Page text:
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by anonymous
Hi to all, I need to work in a remote location, far from 4G repeaters.
I can see two different repeaters working on two bands:
- 800 MHz
- 1800 and 2100 MHz

I have no available wide band-high gain antenna to cover 800 to 2100 MHZ so I need to use two different high gain, directive, 4G antennas.

How should I connect these two antennas?
I supposed something similar to:
- main antenna = 1800-2100 MHz
- aux antenna = 800 Mhz
Is this right or should I do something different?
Thanks.
by anonymous
As I understand it;

If your unit has one internal radio (essentiall, anything other than the RUTX14 which has 2x internal radios)

Then the two antenna ports operate in this way:

The "main" antenna port is the primary TX/RX antenna for that single radio.

The "aux" antenna port is used as a "diversity" antenna for the main antenna.

This does a few things:

It enables 2x2 MIMO (both antennas used at the same time for DL -LTE Cat4)

It allows your radio to take better advantage of a concept called "signal diversity".
-essentially, it allows the radio to use both antennas at the same time for the SAME SIGNAL; ideally for LTE cell towers, you would have the two antennas in a "cross polarization" orientation. I.E. one antenna rotated 90 degrees relative to the other.

In order for these advantages to work to their maximal effect, BOTH antennas must be matched, I.E. exactly the same.

And, in any case, even if you use mis-matched antenna types, the SINGLE radio in your device can only connect to ONE band at a time (unless your unit support Carrier Aggregation -LTE Cat6 or higher- more on that below).

So, the radio will either connect to a low band frequency (I.E. ~800Mhz) or a mid band frequency (I.E. 1.8-2.1 Ghz).

It will NOT connect to one band on one antenna port, and a different band on the other antenna port.

Carrier Aggregation:

In Cat 6 and higher modems, "Carrier Aggregation" comes into effect if:

-Your device support it;
-your device will have SPECIFIC band combinations that it supports, you will have to look them up for your specific unit

-The tower you are pointed at supports it;
-the carrier equipment on the tower you are pointing two is emitting signals on multiple bands simultaniously AND that carrier has "turned on" the carrier aggregation feature on that particular tower

-And the bands that are POTENTIALLY being aggregated on the tower you are actually pointed to match the band combinations supported by your unit
-I.E. the tower supports CA on band 2+66, 12+66 and n41+66.
-You device only support CA on band 2+12 and 2+17
-In that case, even though your device technically support CA, and the tower you are pointing supports CA, you still wont see the advantage of it, because the band combinations supported by your device do not match the band combinations emitted by your tower.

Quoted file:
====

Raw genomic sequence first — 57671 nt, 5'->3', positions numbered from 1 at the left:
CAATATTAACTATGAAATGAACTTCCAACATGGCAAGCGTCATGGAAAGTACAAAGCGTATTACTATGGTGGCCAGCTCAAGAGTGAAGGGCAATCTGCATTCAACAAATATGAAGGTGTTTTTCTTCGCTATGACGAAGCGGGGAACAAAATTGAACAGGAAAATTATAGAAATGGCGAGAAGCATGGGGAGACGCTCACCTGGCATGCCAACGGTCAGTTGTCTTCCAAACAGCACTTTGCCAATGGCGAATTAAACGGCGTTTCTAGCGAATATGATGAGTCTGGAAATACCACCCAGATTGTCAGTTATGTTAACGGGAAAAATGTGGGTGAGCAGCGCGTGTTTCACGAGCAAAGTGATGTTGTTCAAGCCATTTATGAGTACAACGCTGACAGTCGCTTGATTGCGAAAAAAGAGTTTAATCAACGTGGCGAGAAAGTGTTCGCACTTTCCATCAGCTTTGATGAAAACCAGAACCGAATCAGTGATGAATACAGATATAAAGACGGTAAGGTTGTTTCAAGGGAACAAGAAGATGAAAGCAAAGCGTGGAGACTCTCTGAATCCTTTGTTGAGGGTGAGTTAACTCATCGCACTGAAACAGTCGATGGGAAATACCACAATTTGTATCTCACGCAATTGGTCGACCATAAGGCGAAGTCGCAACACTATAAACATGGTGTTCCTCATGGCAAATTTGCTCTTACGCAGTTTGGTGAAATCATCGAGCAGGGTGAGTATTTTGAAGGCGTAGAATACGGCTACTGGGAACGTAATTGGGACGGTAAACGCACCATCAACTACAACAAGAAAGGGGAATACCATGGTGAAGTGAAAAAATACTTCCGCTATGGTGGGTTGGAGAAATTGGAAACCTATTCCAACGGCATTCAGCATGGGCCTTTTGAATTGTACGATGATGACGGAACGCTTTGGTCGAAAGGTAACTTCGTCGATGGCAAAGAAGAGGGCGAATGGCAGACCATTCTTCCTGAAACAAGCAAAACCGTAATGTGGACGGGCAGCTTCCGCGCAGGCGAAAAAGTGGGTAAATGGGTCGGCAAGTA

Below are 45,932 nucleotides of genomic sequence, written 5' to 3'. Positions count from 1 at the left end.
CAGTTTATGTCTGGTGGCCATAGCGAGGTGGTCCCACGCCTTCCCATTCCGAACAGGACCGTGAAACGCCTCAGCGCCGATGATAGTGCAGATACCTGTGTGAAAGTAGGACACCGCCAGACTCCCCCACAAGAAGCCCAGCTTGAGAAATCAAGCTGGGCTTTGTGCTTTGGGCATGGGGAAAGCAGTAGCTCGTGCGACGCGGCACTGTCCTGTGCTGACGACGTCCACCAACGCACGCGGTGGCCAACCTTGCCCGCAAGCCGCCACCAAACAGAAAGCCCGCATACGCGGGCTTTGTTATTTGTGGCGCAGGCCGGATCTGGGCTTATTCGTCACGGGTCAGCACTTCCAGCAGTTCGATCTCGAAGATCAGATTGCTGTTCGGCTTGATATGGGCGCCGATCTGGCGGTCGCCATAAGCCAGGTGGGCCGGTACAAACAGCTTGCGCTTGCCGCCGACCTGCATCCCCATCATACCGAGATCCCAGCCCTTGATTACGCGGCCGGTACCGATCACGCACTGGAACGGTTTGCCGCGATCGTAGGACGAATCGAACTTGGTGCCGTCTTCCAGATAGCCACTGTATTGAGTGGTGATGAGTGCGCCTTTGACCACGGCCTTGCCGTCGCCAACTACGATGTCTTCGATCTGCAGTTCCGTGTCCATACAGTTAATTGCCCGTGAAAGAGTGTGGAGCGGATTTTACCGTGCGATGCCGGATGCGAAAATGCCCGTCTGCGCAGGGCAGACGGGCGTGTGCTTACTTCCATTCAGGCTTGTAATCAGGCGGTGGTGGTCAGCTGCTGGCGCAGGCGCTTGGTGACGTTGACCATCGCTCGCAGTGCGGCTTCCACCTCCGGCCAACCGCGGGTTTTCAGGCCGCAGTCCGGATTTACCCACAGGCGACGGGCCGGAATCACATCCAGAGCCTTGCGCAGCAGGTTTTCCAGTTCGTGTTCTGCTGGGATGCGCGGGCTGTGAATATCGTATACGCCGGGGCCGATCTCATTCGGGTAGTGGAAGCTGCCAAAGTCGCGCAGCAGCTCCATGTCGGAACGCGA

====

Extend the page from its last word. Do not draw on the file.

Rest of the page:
Okay, so in the miraculous case that your unit supports CA on band combinations that are emitted by the tower you are pointed at, again as I undertand things (I could be wrong):

The band combination is done over each antenna channel;

So antenna channel 1 (main antenna port) would be seeing Band 2 + 12 (for example)

And antenna channel 2 (aux antenna port) would also be seeing Band 2 +12 (for example)

SO, for maximum signal integrity, you would want a matched pair of antennas that had wide enough bandwidth to cover the band combinations you intended to connect to.

All of that said; in your case:

I would recommend you test both antenna's independantly on the MAIN antenna port.

Determine through load testing/ speedtest's which Band has better service on the tower(s) you can connect to.

Once you have determined which Band is best for your location and the tower(s) you have available:

Lock the unit to only connect to that "preffered" band.

Connect the antenna matched to that band to the "main" antenna port.

Connect the stock omi-directional "stick" style antenna that came with the unit to the "aux" antenna port.

Tune the main antennas location and pointing direction.

LTE signal can be deceptive, especially at long range/ Non Line-Of-Sight.

It is often the case that obtaining the maximum signal STRENGTH does not actually result in the best data rates.

The reason?

NOISE.

For this reason it is also often the case that "just" placing the antenna as high as you can may not yield the best data rates.

You will need to experiment in your location with your antenna(s).

Things to consider:

The MOST IMPORTANT METRICS for you to looks at are in this order:

SINR:
-If you can't get this above +0 DBi then forget about every other measurement, your signal will be CRAP.
-If you can get this above +20 DBi AND your RSRP is -100 DBi or better, you will be able to achieve maximum data rates (the limit will be your units LTE modem, and the throughput available at the tower -congestion/backhaul etc.)

RSRQ:
-this is similar to SINR but doesnt include "general RF noise"
-this measures "noise" relative to signal stregth, but the only "noise" included in this measure are the OTHER cell towers you can also hear on the band you are currently connected to